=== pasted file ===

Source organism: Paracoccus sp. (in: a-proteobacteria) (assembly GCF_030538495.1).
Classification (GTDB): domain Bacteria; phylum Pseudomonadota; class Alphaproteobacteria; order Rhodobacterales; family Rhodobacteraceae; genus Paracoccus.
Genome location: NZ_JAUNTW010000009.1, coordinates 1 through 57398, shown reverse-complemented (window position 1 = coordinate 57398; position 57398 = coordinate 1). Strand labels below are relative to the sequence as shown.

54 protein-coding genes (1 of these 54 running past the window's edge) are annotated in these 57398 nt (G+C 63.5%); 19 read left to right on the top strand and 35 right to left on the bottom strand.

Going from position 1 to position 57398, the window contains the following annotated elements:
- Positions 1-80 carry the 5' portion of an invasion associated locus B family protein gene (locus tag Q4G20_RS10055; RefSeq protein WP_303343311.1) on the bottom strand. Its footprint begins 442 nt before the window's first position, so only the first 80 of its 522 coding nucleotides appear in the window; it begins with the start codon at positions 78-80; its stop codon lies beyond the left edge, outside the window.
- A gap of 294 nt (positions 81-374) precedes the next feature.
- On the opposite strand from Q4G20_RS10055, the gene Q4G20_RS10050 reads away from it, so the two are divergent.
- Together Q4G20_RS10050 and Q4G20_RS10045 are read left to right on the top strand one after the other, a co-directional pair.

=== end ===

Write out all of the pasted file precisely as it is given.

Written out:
Source organism: Paracoccus sp. (in: a-proteobacteria) (assembly GCF_030538495.1).
Classification (GTDB): domain Bacteria; phylum Pseudomonadota; class Alphaproteobacteria; order Rhodobacterales; family Rhodobacteraceae; genus Paracoccus.
Genome location: NZ_JAUNTW010000009.1, coordinates 1 through 57398, shown reverse-complemented (window position 1 = coordinate 57398; position 57398 = coordinate 1). Strand labels below are relative to the sequence as shown.

54 protein-coding genes (1 of these 54 running past the window's edge) are annotated in these 57398 nt (G+C 63.5%); 19 read left to right on the top strand and 35 right to left on the bottom strand.

Going from position 1 to position 57398, the window contains the following annotated elements:
- Positions 1-80 carry the 5' portion of an invasion associated locus B family protein gene (locus tag Q4G20_RS10055; RefSeq protein WP_303343311.1) on the bottom strand. Its footprint begins 442 nt before the window's first position, so only the first 80 of its 522 coding nucleotides appear in the window; it begins with the start codon at positions 78-80; its stop codon lies beyond the left edge, outside the window.
- A gap of 294 nt (positions 81-374) precedes the next feature.
- On the opposite strand from Q4G20_RS10055, the gene Q4G20_RS10050 reads away from it, so the two are divergent.
- Together Q4G20_RS10050 and Q4G20_RS10045 are read left to right on the top strand one after the other, a co-directional pair.